Poster #121, Stress and Deformation Over Time (SDOT)

Restoring California, part I: 0-18 Ma

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Poster Presentation

2020 SCEC Annual Meeting, Poster #121, SCEC Contribution #10628
We are computing incremental stepwise restorations of maps of faults and outcrops in the western United States and northern Mexico using kinematic F-E program RESTORE (v.4) and datasets of: fault traces, fault offsets, timing constraints, paleomagnetic rotations (including a major contribution by Bruce Luyendyk), restored sections, and paleostress directions. The eastern edge of the model is fixed to stable North America, and the western edge is free. Three model parameters were tuned to match GPS velocities in the first (neotectonic) timestep. This report covers only the southern California part of the model in timesteps back to 18 Ma. Early results include:
(1) The model Garlock...
fault has neotectonic rates of 3.7 (W), 5.8 (central), and 4.1 (E) mm/a, and total sinistral offsets since initiation at 11 Ma of: 44 (W), 52 (central), and 39 (E) km, somewhat less than the geologic estimate of 64 km (central) from Andrew et al. [2015]. Under-fitting of geologic offsets is common in this model, except where offsets have small uncertainties.
(2) The restraining left-step of the San Andreas fault at San Gorgonio Pass began to form as soon as the southeastern San Andreas initiated at 6 Ma. Left-slip of 15 km on the Pinto Mountain fault (associated with general clockwise rotation of the region to its S) contributed to this. In our model, post-6 Ma shortening of 8 km on the Dillon thrust fault was another cause.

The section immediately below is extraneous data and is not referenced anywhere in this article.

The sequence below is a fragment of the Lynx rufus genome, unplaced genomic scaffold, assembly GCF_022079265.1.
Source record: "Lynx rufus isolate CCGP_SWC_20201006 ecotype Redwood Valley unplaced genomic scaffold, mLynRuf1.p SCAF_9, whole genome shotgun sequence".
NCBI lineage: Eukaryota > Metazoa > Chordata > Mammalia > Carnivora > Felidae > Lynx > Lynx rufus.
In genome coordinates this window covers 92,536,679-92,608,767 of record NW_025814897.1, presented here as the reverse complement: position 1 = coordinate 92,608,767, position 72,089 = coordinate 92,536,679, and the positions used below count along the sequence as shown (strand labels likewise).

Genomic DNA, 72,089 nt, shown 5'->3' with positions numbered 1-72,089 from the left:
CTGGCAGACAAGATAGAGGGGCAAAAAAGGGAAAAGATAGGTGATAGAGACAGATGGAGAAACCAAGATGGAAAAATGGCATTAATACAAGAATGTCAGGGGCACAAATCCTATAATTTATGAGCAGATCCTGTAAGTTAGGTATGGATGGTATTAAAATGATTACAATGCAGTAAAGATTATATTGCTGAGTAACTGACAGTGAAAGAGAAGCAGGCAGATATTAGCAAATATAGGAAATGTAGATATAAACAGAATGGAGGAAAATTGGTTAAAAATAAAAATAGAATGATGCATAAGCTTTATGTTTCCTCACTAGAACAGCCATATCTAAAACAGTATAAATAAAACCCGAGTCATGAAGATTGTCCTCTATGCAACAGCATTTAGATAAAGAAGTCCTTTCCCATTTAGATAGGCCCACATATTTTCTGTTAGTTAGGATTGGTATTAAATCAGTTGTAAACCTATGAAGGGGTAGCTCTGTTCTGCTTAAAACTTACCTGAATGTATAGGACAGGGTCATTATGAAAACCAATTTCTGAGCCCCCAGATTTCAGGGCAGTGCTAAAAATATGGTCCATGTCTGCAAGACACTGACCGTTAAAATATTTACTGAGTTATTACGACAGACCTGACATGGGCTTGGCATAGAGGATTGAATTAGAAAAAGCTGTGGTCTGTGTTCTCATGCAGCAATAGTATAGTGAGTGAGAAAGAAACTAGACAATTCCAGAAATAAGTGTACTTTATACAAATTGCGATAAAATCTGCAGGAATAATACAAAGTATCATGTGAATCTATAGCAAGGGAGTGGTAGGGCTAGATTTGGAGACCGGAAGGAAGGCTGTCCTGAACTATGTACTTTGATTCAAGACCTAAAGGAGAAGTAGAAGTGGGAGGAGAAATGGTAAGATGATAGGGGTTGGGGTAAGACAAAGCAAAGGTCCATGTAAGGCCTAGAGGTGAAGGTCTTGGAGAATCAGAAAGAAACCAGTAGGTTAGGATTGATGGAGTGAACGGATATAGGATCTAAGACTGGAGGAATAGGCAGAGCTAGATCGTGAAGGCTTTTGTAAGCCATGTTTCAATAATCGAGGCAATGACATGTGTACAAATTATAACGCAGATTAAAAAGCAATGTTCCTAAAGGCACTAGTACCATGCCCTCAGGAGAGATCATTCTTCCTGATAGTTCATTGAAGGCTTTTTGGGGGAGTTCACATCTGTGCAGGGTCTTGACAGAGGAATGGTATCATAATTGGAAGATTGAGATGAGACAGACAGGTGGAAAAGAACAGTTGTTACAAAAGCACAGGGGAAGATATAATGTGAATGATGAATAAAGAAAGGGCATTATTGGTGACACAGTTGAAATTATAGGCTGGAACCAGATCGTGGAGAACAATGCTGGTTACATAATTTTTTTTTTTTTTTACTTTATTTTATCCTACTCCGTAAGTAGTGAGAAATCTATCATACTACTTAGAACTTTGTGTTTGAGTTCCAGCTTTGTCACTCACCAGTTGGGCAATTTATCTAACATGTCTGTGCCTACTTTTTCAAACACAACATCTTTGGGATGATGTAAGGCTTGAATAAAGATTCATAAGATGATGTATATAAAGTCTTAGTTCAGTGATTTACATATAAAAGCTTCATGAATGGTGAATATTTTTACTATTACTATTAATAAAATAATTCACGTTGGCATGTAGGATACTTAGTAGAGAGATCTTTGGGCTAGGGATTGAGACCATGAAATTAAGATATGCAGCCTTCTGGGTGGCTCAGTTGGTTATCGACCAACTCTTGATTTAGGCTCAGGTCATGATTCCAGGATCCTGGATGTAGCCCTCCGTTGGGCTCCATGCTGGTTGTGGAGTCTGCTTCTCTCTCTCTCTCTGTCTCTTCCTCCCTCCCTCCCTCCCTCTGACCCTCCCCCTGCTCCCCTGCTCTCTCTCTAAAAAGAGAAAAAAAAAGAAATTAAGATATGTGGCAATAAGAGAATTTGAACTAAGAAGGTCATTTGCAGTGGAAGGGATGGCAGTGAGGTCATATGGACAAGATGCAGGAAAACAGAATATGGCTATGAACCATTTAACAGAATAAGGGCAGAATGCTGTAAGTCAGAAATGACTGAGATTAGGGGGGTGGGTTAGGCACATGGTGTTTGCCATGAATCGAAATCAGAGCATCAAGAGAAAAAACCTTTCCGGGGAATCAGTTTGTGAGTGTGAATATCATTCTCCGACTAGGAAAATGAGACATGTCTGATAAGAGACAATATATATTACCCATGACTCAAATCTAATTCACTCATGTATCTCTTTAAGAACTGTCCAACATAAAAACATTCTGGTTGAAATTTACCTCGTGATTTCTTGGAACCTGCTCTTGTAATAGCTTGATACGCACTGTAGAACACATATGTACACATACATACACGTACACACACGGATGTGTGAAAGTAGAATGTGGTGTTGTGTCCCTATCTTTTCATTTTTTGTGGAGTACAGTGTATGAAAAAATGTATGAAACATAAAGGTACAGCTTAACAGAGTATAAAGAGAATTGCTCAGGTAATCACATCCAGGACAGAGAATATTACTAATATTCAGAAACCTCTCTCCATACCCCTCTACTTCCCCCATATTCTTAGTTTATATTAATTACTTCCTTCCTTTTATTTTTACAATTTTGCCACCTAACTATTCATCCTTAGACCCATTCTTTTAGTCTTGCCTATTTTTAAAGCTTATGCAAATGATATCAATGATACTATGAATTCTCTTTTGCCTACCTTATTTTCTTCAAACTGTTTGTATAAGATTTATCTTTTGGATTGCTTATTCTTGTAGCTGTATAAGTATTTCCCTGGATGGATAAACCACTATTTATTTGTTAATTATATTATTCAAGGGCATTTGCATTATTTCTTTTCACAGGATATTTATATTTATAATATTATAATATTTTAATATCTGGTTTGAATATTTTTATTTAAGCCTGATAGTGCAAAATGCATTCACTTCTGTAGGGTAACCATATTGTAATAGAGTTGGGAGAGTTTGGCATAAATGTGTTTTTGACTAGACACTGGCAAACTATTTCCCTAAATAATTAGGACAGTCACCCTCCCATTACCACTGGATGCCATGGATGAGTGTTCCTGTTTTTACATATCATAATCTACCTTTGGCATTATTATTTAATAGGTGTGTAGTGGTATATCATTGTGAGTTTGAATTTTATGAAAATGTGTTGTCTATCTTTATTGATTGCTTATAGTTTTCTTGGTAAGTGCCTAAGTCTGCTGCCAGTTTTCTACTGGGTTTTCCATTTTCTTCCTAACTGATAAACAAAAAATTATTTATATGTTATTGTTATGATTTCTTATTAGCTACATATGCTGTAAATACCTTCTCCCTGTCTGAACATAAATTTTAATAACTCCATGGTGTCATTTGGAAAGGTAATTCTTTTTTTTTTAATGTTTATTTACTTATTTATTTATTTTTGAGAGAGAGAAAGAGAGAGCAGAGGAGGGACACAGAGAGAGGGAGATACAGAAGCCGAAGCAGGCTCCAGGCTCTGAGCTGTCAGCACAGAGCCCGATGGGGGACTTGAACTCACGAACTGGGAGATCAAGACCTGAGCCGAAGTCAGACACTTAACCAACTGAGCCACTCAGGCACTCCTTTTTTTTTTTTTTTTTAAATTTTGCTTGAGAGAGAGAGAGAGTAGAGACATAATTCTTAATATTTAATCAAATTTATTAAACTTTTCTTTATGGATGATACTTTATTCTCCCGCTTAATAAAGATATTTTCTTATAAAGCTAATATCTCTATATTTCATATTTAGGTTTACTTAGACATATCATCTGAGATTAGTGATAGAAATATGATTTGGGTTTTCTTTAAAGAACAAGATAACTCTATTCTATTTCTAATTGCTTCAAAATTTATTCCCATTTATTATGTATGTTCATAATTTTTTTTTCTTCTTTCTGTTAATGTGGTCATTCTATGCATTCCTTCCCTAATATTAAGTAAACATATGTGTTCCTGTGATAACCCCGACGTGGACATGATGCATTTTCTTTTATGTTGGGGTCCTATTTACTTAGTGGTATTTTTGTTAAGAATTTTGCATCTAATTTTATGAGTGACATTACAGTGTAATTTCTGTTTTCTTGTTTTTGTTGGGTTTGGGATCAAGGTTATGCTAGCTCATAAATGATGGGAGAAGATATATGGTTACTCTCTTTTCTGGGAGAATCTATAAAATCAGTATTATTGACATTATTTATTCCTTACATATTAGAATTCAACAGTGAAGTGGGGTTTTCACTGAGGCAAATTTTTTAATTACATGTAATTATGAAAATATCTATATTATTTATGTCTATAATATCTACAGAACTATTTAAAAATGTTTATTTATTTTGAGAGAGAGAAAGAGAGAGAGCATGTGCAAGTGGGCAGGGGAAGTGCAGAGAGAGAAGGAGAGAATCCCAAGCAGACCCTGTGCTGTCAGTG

(3) We are able to nearly close the Gulf of California, and restore the Pelona Schist antiform opposite to the Orocopia Schist antiform at 6 Ma by about 240 km of San Andreas offset, as many authors have advocated. A remaining problem is that faults in the Orocopia area only back-rotate ~25 degrees--much less than the ~90 degrees that would be needed to align them with faults in the Pelona area.
(4) The Western Transverse Ranges (Santa Ynez, Santa Susana, & Santa Monica Mountains) have rotated clockwise since 18 Ma, as shown by many paleomagnetic studies. However, our model rotation is only ~70 degrees [as in Hornafius et al., 1986; also similar to Wilson et al., 2005] rather than ~120 degrees [as in Nicholson et al., 1994]. This implies that the sinistral faults now defining the N and S margins of the WTR formed at azimuths of ~020, consistent with stress directions just slightly counterclockwise from present.

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